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View Poll Results: What condition were you in when viewing these films?
2001: A Space Odyssey - Rested/Focused/Caffeinated 15 78.95%
2001: A Space Odyssey - Exhausted/Distracted/Inebriated 4 21.05%
ST: TMP - Rested/Focused/Caffeinated 16 84.21%
ST: TMP - Exhausted/Distracted/Inebriated 3 15.79%
Blade Runner: Rested/Focused/Caffeinated 15 78.95%
Blade Runner: Exhausted/Distracted/Inebriated 4 21.05%
Multiple Choice Poll. Voters: 19. You may not vote on this poll

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Old August 17 2010, 11:41 PM   #1
Chris_Johnston
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"Boring" Films vs Viewing Conditions

On another thread someone asked if Blade Runner was worth seeing.
As usual, more than half the responses were of the "it's so boring/overrated" variety.
My recommendation was "Just make sure you're well-rested, and watch it on a nice screen, in a darkened room, with headphones on," but nobody seemed to notice.

It occurred to me that my favorite three SF films were seen under ideal conditions:
• Matinee on opening day and/or at the best theater, with a good audience
• Re-watch DVD early in day, darkened room, headphones, caffeinated beverage

I saw 2001 at the Cinerama Dome during its re-release in the 70s, ST: TMP was the first show at Grauman's Chinese, and Blade Runner was the first show at the Hollywood Theater (now the Guinness World of Records).

Yet the larger percentage of people say these films are "cures for insomnia."

I've gone to see movies at midnight showings, when I'd already been up for 20 hours with 5 hours sleep the night before (John Woo's Hard Boiled, Hellboy), and while I loved those movies, it was a struggle to stay awake. (I don't drink, so inebriation wasn't a factor)

So, I'd like the non-fans to consider whether these other factors were in play when they tried to enjoy these films.
"And remember, this is for posterity, so be honest."


Personal Note: My Dad was an Emmy-winning set designer, and he instilled in me the concept of "Visuals As Action", so any production where great pains were taken to ensure that not one square inch of screen real estate was left untextured leaves my jaw on the floor and my eyes like saucers.
As long as there's some really nifty bits of detail to pore over, I'm happy.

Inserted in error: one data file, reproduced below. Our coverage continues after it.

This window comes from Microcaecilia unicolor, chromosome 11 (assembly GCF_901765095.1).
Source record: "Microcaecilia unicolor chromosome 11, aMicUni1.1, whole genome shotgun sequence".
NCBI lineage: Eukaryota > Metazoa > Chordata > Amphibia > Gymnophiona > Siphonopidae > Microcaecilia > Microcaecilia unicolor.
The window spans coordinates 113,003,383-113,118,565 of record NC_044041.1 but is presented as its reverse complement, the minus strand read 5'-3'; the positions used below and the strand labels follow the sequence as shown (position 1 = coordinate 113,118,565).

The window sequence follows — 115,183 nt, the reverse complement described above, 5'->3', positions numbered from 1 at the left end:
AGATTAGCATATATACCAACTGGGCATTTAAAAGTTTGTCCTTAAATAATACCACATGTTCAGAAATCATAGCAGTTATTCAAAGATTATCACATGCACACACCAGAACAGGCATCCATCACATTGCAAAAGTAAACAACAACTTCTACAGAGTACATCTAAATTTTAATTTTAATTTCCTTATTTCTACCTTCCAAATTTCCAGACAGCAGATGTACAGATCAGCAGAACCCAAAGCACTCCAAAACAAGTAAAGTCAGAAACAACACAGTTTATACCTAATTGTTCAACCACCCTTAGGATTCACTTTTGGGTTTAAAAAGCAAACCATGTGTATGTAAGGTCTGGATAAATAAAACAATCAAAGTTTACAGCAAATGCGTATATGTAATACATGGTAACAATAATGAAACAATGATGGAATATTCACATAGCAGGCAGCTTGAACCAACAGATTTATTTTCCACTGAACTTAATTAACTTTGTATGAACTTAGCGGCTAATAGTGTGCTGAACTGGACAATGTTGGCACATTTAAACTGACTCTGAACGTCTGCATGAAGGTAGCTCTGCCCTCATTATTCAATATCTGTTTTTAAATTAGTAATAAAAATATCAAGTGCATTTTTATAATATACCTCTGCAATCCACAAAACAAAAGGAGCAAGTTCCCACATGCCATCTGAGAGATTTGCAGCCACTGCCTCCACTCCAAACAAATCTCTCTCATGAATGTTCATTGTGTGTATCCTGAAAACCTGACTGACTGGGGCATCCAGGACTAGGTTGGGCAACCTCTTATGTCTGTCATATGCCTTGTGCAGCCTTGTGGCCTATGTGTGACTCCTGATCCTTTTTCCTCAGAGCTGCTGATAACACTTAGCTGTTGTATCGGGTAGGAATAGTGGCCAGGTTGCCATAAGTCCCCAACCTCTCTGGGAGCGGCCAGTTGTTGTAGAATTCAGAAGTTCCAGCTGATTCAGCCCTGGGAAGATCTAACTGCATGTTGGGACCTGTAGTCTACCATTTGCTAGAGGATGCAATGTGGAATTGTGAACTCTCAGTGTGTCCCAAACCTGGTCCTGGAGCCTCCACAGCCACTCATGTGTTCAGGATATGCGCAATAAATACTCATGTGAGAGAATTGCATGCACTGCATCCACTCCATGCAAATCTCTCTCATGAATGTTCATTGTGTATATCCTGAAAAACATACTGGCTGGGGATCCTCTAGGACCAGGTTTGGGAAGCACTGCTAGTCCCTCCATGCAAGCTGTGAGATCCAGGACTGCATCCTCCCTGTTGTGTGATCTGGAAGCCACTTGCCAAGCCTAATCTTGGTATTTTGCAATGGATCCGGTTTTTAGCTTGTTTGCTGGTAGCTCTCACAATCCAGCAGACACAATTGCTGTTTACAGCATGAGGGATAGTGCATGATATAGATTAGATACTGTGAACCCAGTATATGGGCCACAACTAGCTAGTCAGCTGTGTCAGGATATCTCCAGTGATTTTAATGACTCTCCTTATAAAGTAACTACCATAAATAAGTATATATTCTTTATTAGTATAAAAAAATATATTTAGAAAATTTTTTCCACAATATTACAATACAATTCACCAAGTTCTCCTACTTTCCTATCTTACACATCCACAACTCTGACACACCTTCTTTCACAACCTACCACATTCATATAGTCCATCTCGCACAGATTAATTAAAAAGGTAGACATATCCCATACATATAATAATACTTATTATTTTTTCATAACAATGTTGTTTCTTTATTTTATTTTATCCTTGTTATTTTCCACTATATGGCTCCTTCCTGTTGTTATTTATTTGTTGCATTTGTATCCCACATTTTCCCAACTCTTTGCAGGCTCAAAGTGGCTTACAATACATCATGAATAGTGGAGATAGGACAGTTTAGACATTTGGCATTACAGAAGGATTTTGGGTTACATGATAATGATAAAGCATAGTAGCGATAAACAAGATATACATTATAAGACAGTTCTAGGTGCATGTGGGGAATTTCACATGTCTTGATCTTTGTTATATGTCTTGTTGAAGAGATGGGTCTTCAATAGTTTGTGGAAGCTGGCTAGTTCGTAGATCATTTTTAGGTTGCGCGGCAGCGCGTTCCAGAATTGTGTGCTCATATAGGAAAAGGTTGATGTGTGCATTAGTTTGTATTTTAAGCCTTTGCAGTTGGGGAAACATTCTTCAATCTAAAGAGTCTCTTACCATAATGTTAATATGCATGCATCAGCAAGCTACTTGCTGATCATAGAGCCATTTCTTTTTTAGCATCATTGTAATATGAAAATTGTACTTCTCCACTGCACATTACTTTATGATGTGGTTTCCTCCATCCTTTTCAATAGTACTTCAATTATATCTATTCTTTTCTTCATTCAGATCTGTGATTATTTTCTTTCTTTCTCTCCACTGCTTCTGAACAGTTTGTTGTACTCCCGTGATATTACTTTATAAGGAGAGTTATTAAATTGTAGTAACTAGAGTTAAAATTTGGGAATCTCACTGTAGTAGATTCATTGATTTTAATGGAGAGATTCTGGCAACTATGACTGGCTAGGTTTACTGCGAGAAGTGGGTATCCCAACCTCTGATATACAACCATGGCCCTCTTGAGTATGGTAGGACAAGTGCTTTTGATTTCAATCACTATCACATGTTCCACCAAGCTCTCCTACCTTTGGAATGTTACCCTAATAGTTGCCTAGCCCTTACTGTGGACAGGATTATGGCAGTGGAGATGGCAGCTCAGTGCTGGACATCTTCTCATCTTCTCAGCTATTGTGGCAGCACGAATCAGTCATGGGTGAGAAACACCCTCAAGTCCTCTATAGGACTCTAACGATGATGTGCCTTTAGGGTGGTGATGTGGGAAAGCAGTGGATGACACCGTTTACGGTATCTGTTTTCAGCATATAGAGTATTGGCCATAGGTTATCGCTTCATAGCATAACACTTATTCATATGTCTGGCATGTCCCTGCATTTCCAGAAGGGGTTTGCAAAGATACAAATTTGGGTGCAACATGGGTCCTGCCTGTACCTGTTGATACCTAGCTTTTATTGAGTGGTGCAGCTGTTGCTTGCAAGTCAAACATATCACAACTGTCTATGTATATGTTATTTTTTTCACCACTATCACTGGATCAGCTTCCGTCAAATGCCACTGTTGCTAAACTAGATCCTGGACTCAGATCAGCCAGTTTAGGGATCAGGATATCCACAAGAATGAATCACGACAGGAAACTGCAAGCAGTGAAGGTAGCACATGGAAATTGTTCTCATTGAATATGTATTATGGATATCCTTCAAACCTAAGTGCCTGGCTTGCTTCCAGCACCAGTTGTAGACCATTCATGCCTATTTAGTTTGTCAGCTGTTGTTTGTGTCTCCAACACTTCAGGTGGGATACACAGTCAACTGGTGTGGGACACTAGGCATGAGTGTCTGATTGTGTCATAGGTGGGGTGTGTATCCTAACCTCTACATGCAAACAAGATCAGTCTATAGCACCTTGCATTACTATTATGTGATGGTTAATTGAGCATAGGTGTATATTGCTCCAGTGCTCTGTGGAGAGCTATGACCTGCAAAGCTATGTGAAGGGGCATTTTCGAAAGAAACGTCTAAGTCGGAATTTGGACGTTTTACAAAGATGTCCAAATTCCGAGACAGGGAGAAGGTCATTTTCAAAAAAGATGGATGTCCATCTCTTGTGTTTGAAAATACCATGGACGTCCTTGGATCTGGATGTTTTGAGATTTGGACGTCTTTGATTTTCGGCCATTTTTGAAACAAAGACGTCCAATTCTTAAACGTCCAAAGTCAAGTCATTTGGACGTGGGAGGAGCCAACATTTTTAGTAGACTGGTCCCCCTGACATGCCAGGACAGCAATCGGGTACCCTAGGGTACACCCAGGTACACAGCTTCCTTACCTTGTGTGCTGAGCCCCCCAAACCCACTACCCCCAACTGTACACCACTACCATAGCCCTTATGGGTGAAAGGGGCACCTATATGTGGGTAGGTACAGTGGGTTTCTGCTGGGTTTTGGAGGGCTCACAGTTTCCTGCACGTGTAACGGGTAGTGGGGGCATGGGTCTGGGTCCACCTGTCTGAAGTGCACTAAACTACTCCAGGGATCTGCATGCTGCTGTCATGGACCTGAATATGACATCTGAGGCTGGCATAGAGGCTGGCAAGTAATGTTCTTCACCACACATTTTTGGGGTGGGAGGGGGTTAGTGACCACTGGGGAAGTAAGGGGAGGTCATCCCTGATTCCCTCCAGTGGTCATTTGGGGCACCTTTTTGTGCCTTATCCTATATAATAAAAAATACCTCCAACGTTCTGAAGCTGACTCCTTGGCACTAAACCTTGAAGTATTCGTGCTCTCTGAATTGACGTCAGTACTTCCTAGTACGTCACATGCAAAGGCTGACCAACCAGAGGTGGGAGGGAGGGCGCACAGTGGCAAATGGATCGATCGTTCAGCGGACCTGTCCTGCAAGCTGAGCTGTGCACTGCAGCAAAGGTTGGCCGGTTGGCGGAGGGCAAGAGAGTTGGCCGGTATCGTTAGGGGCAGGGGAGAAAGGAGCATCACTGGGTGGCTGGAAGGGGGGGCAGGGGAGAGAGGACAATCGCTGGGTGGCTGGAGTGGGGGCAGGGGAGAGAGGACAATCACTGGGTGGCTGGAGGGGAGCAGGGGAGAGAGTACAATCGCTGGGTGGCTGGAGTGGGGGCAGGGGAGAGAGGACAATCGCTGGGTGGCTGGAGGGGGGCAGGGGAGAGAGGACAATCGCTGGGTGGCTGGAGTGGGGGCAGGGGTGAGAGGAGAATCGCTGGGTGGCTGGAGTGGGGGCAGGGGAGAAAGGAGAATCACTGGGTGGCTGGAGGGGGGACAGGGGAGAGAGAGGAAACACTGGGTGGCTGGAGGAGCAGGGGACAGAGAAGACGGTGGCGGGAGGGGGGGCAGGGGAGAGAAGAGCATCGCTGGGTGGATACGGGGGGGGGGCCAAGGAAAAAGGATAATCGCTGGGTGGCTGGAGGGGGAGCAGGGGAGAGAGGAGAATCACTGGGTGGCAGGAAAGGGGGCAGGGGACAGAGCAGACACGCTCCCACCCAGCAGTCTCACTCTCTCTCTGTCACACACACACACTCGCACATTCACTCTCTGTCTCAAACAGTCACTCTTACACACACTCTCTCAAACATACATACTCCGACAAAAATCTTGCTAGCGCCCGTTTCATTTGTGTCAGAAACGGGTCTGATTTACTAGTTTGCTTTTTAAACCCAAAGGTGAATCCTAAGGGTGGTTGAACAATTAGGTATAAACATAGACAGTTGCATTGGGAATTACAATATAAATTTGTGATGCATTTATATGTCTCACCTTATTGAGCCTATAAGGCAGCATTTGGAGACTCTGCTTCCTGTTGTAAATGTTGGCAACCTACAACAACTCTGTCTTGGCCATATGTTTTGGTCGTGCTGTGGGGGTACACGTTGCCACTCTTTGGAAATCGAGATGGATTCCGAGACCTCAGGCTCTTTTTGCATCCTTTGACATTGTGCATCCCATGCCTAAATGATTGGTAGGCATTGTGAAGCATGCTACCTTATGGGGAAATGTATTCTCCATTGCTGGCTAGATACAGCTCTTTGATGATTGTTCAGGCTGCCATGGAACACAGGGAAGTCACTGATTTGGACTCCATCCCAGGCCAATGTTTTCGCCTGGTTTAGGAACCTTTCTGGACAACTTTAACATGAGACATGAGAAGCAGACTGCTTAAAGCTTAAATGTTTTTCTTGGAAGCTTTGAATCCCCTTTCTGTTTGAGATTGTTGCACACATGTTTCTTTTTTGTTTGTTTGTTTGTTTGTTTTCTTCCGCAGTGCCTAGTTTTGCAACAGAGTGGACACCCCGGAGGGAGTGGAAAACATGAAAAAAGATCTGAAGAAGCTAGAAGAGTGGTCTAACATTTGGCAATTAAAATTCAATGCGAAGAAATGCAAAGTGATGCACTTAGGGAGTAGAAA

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Old August 18 2010, 12:35 AM   #2
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Re: "Boring" Films vs Viewing Conditions

Chris_Johnston wrote: View Post
"it's so boring/overrated"
Blade Runner & 2001 are two of the BEST SF films ever made, STTMP is a heady & subtle Trek episode, and Planet Of The Apes is up there with the best of 'em.
None of these flicks was made specifically to appeal to a mass audience- they're *thinking peeps* movies. The time for a languorous & literate SF big-budget film has passed, I believe.
Sadly.

On the point of the condition in which to watch them, I was fully awake & caffeinated for each on first viewing, but now I can watch any of them in ANY condition & enjoy. I can also groove to pop-SF-fests like I, Robot or Iron Man as well.
I just don't need as many active synapses to do it.
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Old August 18 2010, 12:51 AM   #3
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Re: "Boring" Films vs Viewing Conditions

The only one I'm a "non-fan" of is TMP, which I saw on opening night at the Century Theatres in San Jose, Ca. Slow isnt bad. Slow and boring is.

OTOH, I saw 2001 when I was 10 or 11 at the base theatre on a USAF base in Japan. Not sure why but I saw it by myself, no friends or family with me. And I loved it. It may have been slow but it kept me interested the whole time.

Blade Runner was seen on opening day too. But there were very few genre films released between 1977 and 1986 that I didnt see opening day, a midnight show or at a sneak preview. I dont recall Blade Runner being slow or boring. It had a little more "heft" than the usual SF fair of that time so it was a nice change of pace.

What do people make of Altered States? Boring and slow or mind blowing and cool?

ETA: Not sure any of those conditions apply to me. We probably waited in line for a few hours to see all three. ( the early bird get the best seats). But our excitement usually counteracted any exhaustion, no matter what time it was. Caffein? Maybe one soda.( I dont drink alchohol) Focused, yeah I was there to watch a movie. I could always make out with my girlfriend in the car afterwards
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Old August 18 2010, 01:08 AM   #4
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Re: "Boring" Films vs Viewing Conditions

Nerys Myk wrote: View Post
What do people make of Altered States? Boring and slow or mind blowing and cool?
At my first viewing, mind-blowing & cool, definitely!
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Old August 18 2010, 01:24 AM   #5